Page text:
The security dilemma is a result of an anarchic international system in which there is no singular superior force to compel states to behave or act in a certain manner. It is the idea that as one state attempts to increase its security, another state feels threatened or less secure. A given state, however, will believe that its neighbors understand its intentions, and builds forces for protection. However, in reality, neighboring states will always assume the worst -- that the state is preparing for aggression.

The key problem, then, is one of perceptions. As a state attempts to increase security, it gets both too much and too little -- too much in the sense that by building arms it has gained the potential to become an aggressor, and too little because it will not really gain a sense of greater security as other states strive to do the same. The problems of the security dilemma at its worst will lead to an arms race which may spiral out of control, proliferation of arms, as well as burden on the economies of states (e.g., the Cold War between the U.S. and the Soviet Union).

The security dilemma is one way that international relations theorists explain the outbreak of war. It is held to be especially pernicious because it can cause war even when neither party to the conflict desires it. The dilemma is that certain policies pursued by states which they believe will make them more secure actually make them less secure in the long run because they increase the chance of the state suffering armed attack. This simple theory is also helpful in understanding the outbreak of civil wars and ethnic conflicts.

According to the security dilemma, there is only so much security to go around. Any state that makes itself more secure by increasing its military capacity only does so at the expense of neighbouring states, whose own militaries are less impressive as a result. The country that is arming itself might have purely defensive intentions, but it will find it hard to convince its neighbours that this is the case and so risks sparking an arms race. Unable to trust one another, tensions between the countries will rise and one may launch a pre-emptive strike.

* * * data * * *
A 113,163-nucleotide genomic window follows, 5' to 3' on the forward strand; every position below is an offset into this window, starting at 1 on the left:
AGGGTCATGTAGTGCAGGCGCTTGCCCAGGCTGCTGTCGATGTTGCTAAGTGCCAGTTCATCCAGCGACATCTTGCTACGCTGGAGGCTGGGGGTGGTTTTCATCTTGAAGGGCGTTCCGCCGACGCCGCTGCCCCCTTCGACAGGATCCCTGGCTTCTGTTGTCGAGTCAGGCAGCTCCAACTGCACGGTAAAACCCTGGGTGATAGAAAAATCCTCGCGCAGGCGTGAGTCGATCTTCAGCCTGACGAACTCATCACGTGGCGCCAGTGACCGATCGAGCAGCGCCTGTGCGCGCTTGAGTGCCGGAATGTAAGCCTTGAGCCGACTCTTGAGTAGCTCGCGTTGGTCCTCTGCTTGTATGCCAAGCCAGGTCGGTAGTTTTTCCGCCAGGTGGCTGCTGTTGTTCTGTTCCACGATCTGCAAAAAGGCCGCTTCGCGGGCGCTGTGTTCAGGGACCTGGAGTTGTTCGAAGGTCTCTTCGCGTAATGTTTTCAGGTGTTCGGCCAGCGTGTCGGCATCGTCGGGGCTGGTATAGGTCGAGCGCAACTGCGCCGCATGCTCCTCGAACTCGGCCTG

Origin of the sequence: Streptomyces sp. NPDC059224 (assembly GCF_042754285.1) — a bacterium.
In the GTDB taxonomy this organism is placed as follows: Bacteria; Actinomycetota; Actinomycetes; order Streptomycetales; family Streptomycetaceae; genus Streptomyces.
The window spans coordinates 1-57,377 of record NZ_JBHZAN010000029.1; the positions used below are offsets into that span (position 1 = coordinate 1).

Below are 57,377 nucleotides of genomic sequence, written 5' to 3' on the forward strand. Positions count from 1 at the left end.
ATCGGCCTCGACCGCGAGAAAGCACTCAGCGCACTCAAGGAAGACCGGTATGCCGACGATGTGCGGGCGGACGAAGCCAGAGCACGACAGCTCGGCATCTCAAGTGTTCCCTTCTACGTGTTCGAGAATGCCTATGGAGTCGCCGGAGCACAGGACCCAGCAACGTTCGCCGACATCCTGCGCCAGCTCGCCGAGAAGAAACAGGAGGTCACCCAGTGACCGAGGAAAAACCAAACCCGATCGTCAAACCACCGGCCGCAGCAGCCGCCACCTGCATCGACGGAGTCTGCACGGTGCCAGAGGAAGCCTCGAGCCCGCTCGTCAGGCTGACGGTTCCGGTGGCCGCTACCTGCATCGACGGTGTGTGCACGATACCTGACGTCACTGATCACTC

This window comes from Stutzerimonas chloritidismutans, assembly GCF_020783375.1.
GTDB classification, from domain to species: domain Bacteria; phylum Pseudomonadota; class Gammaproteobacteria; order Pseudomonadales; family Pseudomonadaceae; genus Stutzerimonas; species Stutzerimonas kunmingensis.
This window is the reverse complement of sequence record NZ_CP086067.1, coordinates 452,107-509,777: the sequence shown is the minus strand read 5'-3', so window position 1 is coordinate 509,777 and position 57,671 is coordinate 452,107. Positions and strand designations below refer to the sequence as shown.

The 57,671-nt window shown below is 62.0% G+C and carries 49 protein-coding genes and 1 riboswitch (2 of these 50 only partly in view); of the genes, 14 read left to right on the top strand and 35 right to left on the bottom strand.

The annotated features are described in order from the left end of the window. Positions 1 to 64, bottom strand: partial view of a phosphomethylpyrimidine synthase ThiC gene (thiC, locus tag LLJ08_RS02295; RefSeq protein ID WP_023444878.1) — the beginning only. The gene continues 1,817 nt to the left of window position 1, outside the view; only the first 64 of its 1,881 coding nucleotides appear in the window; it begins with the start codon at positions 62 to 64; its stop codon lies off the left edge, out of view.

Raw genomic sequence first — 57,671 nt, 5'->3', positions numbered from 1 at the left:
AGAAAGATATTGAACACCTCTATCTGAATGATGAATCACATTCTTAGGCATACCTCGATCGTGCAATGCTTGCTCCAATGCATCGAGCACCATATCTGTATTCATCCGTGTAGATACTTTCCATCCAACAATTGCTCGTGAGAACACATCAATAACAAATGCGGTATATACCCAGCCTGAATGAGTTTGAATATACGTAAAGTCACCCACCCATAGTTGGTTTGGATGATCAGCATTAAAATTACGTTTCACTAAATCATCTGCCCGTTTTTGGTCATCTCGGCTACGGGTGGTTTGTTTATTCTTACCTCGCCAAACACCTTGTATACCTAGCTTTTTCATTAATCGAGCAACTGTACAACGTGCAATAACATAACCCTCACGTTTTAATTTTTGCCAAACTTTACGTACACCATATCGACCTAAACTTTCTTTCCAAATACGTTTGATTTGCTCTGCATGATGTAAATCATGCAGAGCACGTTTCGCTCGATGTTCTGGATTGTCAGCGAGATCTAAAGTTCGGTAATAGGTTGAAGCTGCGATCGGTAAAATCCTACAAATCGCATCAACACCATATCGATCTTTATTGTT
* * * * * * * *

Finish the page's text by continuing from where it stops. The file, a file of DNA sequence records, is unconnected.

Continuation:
This is why rising great powers almost inevitably become involved in a major war during their ascent, as other countries expand their militaries and enter into defensive agreements to counter-balance the threat they perceive from the rising power. The dilemma is that while the rising power believed it was making itself more secure by building up its military, it may find itself in a war as a result of the fear other countries have for it. Aware of this problem, China has so far gone to great lengths to market the concept of "China's peaceful rise", protesting that its ascent to the big-boy league is not a threat to anyone else. By so doing, China is trying to avoid the security dilemma landing it in a major war with the declining power, which history strongly suggests will accompany its rise.

The security dilemma is operative because of the problem of trust between states. States fear each other because any one of them could theoretically go to war with any other, and at any time. They exist as if they were in Thomas Hobbes' state of nature, where they have no guarantee of each other's good will. Within individual societies, we avoid the security dilemma by surrendering the right to use violence almost entirely to the state. We do not have armed groups roaming the country engaged in blood feuds because the state can overpower them; avoiding the security dilemma is the benefit we get for surrendering the right to kill.